An exquisitely refined rectangular Viennese table with twin flaps to the long sides. With a single drawer to the front, which is closed by a sliding top. The table stands on elegant tapering legs terminating in brass castors and are united by an under-tier.
The shape and form of the furniture piece is emphasised by the contrasting combination of ebony and lemon wood. Overall, the surfaces are correspondingly decorated with attractive veneers, the lemon wood outlined by the ebony, which in turn has brass surrounds. All of this accentuates the sober but incredibly refined lines of the table. The tapered legs also feature ebony along the corners and are veneered with curved lemon wood, giving the legs a slightly rounded silhouette.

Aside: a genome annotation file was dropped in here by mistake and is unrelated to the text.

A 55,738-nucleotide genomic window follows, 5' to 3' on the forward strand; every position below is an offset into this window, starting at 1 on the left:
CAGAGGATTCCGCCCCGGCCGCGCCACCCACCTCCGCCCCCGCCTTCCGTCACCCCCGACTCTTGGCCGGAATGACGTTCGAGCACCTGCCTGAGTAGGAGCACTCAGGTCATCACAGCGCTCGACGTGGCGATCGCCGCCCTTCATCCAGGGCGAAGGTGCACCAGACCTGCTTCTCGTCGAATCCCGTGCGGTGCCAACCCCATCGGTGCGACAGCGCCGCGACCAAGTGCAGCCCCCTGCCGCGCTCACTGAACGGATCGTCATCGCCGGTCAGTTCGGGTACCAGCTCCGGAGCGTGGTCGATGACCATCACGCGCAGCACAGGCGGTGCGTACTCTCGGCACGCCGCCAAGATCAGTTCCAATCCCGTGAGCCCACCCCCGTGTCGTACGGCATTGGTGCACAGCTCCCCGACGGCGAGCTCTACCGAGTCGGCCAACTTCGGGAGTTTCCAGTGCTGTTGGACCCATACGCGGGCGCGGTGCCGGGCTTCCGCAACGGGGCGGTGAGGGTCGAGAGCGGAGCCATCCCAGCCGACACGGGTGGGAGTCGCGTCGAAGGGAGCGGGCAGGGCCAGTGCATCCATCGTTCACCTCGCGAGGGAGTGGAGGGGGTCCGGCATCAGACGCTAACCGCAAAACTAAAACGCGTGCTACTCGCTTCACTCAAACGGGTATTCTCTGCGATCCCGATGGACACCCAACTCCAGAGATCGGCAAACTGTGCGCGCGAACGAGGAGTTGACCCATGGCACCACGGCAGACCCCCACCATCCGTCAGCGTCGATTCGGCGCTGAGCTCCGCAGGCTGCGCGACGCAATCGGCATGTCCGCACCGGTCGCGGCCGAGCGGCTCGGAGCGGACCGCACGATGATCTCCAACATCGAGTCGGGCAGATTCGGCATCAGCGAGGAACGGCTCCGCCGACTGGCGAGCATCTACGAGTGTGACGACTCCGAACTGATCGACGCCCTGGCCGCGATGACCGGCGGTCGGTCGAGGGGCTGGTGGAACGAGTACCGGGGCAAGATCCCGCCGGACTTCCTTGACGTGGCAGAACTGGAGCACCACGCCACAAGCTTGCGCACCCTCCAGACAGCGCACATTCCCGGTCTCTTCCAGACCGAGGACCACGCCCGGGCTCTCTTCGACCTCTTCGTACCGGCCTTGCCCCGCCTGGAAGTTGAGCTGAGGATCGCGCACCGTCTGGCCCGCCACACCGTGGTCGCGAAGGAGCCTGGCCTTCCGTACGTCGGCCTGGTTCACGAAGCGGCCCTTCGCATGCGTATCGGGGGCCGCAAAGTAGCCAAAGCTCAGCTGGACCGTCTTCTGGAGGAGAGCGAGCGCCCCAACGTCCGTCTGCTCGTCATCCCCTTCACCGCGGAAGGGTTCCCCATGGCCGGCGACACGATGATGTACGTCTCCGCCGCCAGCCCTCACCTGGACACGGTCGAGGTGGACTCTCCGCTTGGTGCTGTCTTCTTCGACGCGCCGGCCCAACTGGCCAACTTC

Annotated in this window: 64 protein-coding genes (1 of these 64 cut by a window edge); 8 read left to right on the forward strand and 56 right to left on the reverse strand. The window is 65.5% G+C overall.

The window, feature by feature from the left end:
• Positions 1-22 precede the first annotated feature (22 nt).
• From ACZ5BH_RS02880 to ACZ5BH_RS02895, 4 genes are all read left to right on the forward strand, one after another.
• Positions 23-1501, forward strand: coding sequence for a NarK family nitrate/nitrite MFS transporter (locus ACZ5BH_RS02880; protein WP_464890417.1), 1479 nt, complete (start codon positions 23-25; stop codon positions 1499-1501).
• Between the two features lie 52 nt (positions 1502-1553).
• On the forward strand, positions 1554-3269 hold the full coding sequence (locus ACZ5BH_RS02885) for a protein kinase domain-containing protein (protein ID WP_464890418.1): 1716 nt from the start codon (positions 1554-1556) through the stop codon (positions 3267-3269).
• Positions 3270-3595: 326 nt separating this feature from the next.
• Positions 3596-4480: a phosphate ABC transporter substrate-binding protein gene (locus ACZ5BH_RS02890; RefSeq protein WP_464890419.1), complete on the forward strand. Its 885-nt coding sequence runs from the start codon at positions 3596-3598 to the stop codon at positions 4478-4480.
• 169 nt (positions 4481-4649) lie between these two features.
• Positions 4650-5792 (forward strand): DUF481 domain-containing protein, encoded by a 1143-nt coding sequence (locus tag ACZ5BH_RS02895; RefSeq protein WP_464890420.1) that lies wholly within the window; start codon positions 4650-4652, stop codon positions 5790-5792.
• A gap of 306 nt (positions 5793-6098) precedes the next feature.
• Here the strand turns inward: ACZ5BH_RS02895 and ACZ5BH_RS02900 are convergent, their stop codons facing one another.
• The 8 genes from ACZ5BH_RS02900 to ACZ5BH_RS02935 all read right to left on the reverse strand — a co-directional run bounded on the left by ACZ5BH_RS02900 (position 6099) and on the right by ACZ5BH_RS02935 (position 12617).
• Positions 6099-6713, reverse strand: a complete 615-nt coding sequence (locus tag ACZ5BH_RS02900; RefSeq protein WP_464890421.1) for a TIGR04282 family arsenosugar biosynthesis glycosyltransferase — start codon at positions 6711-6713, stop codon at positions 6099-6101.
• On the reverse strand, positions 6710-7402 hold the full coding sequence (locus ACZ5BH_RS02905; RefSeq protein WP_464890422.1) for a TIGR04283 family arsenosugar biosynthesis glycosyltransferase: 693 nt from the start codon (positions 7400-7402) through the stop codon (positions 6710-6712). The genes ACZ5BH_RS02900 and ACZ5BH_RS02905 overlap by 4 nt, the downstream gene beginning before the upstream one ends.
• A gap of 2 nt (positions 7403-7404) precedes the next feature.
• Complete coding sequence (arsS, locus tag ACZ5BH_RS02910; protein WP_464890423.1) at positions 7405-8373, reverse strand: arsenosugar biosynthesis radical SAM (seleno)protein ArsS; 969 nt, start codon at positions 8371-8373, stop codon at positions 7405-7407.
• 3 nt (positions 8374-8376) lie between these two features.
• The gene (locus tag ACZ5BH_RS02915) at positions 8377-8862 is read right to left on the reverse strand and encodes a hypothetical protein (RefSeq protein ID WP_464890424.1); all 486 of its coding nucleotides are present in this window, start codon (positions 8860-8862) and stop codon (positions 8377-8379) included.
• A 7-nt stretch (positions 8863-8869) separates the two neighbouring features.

This table is a typical example of the progressive and innovative Viennese design of the early nineteenth century. As a reaction to the more pompous, elaborate French Empire style, a lighter style of furniture was developed in Vienna giving more attention to its function. This table dates from the beginning of this new Biedermeier style.
The innovative character of the beginning of this period, with its attention for rounded surfaces and delicate structures, eventually led to a new form of furniture featuring an increasingly delicate construction, in which elegance and delicateness prevailed. This highly refined style ultimately formed the basis for the furniture makers of the Biedermeier era.
Private collection Belgium
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